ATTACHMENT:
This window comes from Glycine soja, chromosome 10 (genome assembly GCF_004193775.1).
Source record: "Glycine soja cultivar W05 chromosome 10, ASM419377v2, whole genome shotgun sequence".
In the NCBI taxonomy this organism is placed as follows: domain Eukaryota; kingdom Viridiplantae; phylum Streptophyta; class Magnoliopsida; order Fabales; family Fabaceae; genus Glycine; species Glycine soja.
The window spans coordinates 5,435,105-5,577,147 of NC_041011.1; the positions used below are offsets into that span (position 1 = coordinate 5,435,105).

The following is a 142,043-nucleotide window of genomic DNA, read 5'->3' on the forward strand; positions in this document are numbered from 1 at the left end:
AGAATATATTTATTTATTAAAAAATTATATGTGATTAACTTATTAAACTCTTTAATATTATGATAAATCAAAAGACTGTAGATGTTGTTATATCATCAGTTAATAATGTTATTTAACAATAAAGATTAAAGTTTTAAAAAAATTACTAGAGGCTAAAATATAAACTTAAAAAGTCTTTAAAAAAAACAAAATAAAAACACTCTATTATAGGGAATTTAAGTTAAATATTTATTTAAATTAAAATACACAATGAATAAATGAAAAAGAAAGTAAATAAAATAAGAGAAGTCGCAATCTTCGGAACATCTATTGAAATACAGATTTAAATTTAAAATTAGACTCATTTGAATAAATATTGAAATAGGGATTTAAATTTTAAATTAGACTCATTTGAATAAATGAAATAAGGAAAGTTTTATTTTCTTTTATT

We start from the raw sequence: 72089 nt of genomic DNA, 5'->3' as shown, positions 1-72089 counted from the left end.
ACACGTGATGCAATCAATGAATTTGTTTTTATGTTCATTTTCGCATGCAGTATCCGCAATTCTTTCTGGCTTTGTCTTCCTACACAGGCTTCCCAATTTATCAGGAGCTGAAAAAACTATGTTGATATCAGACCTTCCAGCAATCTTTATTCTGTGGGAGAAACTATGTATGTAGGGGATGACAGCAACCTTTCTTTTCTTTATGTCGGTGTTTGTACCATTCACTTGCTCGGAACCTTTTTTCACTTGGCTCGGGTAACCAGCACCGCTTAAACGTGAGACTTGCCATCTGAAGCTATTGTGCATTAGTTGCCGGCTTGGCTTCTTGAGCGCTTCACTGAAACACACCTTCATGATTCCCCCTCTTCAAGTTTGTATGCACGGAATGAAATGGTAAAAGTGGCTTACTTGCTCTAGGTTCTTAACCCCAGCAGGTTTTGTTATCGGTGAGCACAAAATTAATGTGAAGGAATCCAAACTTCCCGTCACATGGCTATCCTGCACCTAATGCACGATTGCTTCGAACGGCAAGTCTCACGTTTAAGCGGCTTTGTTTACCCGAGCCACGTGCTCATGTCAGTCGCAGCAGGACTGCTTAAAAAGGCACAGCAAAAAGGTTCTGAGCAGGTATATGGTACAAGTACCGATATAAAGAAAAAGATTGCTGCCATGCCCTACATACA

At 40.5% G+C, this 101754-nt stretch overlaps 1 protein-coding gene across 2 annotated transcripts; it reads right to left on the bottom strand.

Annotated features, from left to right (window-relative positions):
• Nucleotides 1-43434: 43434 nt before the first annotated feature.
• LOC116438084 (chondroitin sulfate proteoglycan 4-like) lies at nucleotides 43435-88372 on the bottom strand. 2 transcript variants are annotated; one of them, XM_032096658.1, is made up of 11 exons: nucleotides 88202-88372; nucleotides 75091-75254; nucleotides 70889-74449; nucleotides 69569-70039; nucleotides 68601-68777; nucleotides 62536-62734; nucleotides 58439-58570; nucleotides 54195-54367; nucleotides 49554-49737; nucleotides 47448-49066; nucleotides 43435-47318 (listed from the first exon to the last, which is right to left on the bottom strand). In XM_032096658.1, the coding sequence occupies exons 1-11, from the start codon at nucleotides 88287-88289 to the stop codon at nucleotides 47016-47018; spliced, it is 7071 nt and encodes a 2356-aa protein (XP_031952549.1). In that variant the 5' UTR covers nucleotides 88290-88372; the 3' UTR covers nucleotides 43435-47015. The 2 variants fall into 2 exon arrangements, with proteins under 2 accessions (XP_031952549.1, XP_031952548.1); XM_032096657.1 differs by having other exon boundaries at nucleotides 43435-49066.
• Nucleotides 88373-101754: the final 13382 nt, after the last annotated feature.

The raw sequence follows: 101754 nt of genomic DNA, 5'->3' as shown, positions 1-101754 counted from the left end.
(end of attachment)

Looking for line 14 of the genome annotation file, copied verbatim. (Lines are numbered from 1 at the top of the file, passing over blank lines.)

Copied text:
The raw sequence follows: 101754 nt of genomic DNA, 5'->3' as shown, positions 1-101754 counted from the left end.